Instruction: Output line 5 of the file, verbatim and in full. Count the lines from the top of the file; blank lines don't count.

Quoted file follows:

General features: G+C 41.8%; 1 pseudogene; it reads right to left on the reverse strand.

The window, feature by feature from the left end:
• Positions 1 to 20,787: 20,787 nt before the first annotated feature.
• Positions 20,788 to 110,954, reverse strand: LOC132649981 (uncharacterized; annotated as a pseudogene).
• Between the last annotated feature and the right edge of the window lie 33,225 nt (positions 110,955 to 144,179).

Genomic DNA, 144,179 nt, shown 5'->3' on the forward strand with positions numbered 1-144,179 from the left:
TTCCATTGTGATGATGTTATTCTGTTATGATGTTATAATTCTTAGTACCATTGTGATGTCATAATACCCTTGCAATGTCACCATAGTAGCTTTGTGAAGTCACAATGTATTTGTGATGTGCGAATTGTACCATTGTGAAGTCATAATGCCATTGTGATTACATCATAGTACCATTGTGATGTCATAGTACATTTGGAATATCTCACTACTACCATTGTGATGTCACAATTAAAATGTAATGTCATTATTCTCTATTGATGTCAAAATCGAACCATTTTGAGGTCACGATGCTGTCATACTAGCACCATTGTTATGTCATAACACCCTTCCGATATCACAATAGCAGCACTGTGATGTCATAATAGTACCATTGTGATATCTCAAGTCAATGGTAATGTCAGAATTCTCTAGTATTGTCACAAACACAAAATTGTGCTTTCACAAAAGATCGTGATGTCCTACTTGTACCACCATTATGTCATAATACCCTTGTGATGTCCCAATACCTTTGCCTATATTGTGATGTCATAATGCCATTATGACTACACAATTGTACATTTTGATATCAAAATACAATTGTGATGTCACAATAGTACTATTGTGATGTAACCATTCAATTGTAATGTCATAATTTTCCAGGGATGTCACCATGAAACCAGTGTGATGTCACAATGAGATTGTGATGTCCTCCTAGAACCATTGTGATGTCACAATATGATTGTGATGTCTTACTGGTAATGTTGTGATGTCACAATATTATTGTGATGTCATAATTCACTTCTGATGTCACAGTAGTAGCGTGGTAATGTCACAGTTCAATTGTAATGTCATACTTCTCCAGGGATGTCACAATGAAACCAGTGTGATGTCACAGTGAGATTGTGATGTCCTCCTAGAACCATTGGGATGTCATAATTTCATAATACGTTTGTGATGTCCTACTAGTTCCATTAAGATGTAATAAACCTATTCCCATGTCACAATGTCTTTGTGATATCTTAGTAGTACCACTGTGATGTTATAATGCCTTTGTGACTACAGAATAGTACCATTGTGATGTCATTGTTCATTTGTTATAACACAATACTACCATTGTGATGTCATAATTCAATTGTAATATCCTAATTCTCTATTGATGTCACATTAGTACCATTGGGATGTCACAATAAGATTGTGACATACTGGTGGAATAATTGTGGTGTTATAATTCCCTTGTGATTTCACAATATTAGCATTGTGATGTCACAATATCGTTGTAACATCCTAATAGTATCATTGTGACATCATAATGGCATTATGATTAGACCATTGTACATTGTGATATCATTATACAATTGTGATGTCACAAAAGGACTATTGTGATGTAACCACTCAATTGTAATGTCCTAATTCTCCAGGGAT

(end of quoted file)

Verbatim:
• Between the last annotated feature and the right edge of the window lie 33,225 nt (positions 110,955 to 144,179).